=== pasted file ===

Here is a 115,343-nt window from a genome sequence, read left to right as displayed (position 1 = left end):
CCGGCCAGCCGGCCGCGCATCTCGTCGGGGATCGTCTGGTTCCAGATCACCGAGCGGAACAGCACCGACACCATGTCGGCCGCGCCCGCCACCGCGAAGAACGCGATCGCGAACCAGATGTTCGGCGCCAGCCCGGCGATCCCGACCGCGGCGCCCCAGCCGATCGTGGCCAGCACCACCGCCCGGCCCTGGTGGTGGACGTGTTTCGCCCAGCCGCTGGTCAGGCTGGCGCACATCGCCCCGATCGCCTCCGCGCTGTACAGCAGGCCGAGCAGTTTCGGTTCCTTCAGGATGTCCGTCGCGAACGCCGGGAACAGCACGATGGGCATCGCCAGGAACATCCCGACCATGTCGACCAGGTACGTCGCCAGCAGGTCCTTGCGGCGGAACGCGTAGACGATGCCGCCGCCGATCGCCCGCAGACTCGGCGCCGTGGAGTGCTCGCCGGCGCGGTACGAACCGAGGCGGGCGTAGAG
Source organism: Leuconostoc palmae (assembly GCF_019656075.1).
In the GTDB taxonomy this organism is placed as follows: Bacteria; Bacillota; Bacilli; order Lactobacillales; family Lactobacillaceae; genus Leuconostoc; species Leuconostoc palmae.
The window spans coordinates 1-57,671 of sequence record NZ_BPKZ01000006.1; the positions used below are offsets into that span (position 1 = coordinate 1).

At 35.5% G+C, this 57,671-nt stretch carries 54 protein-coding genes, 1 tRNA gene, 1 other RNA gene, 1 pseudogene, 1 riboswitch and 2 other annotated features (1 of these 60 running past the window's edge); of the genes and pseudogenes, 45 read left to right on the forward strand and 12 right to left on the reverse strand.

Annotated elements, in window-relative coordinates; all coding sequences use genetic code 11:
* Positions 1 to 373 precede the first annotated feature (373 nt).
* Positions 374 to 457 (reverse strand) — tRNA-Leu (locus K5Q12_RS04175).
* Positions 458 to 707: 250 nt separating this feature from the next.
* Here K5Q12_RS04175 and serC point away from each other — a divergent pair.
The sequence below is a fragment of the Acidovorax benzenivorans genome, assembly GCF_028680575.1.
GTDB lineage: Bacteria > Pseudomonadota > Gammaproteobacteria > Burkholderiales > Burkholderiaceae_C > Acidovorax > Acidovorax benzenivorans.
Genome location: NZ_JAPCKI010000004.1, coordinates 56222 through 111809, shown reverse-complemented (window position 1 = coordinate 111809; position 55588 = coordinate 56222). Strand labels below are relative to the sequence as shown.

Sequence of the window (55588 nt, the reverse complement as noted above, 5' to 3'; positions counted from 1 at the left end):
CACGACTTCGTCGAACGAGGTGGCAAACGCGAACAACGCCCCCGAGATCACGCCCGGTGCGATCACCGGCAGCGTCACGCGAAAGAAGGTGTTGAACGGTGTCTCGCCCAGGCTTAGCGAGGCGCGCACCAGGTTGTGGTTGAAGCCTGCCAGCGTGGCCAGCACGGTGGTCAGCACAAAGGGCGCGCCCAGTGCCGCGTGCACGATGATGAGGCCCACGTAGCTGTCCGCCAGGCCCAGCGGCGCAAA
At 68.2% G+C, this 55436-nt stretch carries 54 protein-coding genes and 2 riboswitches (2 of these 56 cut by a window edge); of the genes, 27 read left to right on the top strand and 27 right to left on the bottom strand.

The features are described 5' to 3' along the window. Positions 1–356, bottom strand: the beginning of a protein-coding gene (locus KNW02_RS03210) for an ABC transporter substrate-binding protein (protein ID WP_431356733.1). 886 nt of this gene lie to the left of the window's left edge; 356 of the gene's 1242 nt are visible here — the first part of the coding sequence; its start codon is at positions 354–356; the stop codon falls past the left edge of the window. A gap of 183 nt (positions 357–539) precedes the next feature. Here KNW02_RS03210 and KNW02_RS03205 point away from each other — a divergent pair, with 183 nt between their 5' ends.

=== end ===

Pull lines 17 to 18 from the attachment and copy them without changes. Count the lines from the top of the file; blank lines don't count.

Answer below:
At 68.2% G+C, this 55436-nt stretch carries 54 protein-coding genes and 2 riboswitches (2 of these 56 cut by a window edge); of the genes, 27 read left to right on the top strand and 27 right to left on the bottom strand.

The features are described 5' to 3' along the window. Positions 1–356, bottom strand: the beginning of a protein-coding gene (locus KNW02_RS03210) for an ABC transporter substrate-binding protein (protein ID WP_431356733.1). 886 nt of this gene lie to the left of the window's left edge; 356 of the gene's 1242 nt are visible here — the first part of the coding sequence; its start codon is at positions 354–356; the stop codon falls past the left edge of the window. A gap of 183 nt (positions 357–539) precedes the next feature. Here KNW02_RS03210 and KNW02_RS03205 point away from each other — a divergent pair, with 183 nt between their 5' ends.